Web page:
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EU Commission’s strategies to tackle down racism as “change must happen now”

In a move to tackle global crime at police violence against African Americans in the United States, after the miserable May 25 brutal murder of black American George Floyd in police custody, weeks of protests in the United States against racism and police brutality have emerged and prompted more European citizens to challenge discrimination in society.

While Europe is trying to take a step further against racial inequality, the European Commission promised on Friday to take severer action against member states that fail to fully implement EU anti-racism laws.

Vera Jourova, European commissioner for transparency and values and Helena Dalli, commissioner for equality present the bloc's action plan to counter racism in the EU, during a news conference in Brussels, Belgium. Image credit Olivier Matthys/Pool via REUTERS

“We know that progress to fight racism and hate in Europe is not good enough,” Vera Jourova, the EU Commission’s vice-president for values and transparency, declared in Brussels. “The protests sent a clear message – change must happen now.”

It is a “moment of reckoning” for Europeans, where racism can no longer be ignored, she added.

Indeed, launching its first anti-racism action plan, the Commission announced that the initiative allows so-called infringement actions, a process that can involve the Commission taking an offending country to the EU Court of Justice.

Under the new drafted plan, the 27 EU members would face closer scrutiny, investigations and possible infringement procedures if the European measures are not correctly followed.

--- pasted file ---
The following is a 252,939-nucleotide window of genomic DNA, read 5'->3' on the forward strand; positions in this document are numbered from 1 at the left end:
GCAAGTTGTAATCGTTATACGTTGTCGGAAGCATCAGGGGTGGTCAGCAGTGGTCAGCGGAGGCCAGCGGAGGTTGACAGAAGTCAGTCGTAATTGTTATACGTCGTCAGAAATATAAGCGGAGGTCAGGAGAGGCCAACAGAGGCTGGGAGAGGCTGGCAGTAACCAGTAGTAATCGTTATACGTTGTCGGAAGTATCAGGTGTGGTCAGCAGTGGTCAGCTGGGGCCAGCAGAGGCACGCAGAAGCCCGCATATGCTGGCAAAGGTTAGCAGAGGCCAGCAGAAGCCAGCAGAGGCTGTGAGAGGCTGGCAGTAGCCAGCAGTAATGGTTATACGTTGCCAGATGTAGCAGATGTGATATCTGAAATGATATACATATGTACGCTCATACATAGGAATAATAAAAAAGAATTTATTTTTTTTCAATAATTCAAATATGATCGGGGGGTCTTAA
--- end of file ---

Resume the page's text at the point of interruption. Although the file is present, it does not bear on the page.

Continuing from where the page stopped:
The Commission has also called for a “new approach on equality data collection” to get a better understating of discrimination in Europe and to push the bloc to collect data about racial or ethnic origin, in a move to better comprehend how to tackle the problem of racial discrimination among the continent.

European Commissioner for Equality Helena Dalli speaks at a media conference on the EU anti-racism Action Plan at EC headquarters in Brussels, Belgium. Image credit Olivier Matthys/Pool via REUTERS

The EU Commission also plans to review its existing rules to guarantee they are firm enough, and possibly present new legal measures in the next five years.

Nonetheless, this move comes after that some EU institutions, including the Commission and European Central Bank, have themselves come under fire from critics for being excessively white and sometimes racist.

Indeed, the European Commission President Ursula von der Leyen stated at the European Parliament in June that she was aware of the lack of black staff and commissioners in the bloc’s executive.


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